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February 2018 A MOSUM procedure for the estimation of multiple random change points
Birte Eichinger, Claudia Kirch
Bernoulli 24(1): 526-564 (February 2018). DOI: 10.3150/16-BEJ887


In this work, we investigate statistical properties of change point estimators based on moving sum statistics. We extend results for testing in a classical situation with multiple deterministic change points by allowing for random exogenous change points that arise in Hidden Markov or regime switching models among others. To this end, we consider a multiple mean change model with possible time series errors and prove that the number and location of change points are estimated consistently by this procedure. Additionally, we derive rates of convergence for the estimation of the location of the change points and show that these rates are strict by deriving the limit distribution of properly scaled estimators. Because the small sample behavior depends crucially on how the asymptotic (long-run) variance of the error sequence is estimated, we propose to use moving sum type estimators for the (long-run) variance and derive their asymptotic properties. While they do not estimate the variance consistently at every point in time, they can still be used to consistently estimate the number and location of the changes. In fact, this inconsistency can even lead to more precise estimators for the change points. Finally, some simulations illustrate the behavior of the estimators in small samples showing that its performance is very good compared to existing methods.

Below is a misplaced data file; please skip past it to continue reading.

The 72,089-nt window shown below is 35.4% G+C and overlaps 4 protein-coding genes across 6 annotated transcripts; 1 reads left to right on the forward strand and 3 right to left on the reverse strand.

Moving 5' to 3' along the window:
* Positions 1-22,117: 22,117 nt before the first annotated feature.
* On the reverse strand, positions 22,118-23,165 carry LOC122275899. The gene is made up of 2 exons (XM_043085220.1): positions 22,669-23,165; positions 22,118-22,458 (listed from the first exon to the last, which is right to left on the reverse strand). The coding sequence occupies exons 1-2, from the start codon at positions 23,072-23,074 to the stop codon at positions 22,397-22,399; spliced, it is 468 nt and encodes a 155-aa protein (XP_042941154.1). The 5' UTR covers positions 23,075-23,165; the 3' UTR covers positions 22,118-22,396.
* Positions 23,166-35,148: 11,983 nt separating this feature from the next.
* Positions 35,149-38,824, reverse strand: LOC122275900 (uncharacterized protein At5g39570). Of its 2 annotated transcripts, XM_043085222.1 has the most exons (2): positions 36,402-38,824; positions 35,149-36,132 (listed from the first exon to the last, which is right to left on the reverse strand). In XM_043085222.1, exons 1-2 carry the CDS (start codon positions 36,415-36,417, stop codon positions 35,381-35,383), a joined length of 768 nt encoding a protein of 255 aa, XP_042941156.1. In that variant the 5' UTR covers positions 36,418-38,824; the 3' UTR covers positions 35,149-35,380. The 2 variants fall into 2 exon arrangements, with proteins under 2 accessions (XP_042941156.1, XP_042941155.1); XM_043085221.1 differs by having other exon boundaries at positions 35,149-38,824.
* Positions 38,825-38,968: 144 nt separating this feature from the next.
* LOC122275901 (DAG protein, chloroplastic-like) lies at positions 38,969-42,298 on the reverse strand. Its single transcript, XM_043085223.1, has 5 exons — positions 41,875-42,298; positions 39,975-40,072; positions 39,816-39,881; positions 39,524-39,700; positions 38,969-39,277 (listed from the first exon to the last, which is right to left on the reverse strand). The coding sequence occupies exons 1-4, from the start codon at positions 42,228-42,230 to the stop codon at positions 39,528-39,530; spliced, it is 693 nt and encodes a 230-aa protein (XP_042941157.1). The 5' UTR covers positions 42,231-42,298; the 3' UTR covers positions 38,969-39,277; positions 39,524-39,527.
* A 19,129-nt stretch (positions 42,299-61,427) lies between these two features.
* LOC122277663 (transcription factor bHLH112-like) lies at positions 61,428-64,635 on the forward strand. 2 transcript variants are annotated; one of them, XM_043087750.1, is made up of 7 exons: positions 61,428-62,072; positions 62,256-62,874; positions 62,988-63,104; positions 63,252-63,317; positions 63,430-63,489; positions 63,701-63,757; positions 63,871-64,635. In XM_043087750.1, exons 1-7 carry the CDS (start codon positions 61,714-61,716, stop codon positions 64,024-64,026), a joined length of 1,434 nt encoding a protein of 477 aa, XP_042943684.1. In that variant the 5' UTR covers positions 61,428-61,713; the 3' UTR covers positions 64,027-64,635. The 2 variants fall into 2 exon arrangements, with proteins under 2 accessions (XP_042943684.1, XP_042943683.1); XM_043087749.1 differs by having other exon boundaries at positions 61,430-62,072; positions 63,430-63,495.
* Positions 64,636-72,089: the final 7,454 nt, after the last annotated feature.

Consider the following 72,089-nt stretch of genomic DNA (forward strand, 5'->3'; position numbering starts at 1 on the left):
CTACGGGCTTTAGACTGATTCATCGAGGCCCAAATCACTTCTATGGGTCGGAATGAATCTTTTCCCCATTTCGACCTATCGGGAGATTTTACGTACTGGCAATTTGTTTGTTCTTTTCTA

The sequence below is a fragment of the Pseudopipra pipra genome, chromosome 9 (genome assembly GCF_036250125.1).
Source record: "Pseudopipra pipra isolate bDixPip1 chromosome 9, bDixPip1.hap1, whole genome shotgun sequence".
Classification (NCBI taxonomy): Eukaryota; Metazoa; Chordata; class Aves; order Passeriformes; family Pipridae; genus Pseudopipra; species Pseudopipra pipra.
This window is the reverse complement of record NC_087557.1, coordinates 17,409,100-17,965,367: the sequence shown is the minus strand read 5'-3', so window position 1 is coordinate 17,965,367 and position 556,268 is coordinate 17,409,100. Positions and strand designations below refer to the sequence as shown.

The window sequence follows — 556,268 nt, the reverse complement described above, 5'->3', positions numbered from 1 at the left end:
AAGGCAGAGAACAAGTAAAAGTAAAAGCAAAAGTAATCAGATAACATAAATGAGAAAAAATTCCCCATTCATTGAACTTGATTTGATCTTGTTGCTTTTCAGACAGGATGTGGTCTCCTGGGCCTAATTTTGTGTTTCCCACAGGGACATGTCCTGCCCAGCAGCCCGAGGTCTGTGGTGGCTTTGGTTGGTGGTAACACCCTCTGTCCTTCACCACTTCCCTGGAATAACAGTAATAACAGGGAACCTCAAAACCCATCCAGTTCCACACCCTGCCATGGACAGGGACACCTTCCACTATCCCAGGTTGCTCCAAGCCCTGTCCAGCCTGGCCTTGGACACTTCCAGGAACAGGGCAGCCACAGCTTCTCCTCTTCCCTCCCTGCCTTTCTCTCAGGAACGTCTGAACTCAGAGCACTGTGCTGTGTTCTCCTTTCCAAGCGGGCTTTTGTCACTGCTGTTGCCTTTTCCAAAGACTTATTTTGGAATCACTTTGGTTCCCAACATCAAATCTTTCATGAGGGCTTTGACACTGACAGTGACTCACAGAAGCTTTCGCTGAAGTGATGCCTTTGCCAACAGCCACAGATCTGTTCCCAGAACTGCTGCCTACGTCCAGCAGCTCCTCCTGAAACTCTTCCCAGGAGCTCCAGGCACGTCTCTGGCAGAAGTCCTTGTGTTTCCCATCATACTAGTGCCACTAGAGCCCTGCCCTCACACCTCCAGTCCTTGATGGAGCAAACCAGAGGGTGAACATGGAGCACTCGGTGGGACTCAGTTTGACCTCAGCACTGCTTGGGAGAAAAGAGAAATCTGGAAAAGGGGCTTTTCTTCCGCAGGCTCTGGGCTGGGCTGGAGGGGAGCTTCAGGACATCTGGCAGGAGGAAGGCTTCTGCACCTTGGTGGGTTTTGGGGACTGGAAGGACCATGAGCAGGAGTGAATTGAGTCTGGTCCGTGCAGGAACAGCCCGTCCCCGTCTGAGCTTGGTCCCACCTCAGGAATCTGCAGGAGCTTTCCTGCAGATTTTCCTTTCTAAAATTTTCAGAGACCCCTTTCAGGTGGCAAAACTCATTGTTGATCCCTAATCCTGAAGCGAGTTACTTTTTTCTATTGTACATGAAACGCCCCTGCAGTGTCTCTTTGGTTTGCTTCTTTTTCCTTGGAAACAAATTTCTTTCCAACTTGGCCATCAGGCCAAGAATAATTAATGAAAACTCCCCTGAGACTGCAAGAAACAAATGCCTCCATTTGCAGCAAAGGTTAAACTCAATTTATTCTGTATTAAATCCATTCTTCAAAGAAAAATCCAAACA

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Birte Eichinger. Claudia Kirch. "A MOSUM procedure for the estimation of multiple random change points." Bernoulli 24 (1) 526 - 564, February 2018.


Received: 1 August 2015; Revised: 1 July 2016; Published: February 2018
First available in Project Euclid: 27 July 2017

zbMATH: 06778339
MathSciNet: MR3706768
Digital Object Identifier: 10.3150/16-BEJ887

Keywords: binary segmentation , change point , Hidden Markov model , moving sum statistics , regime switching model

Rights: Copyright © 2018 Bernoulli Society for Mathematical Statistics and Probability


Vol.24 • No. 1 • February 2018
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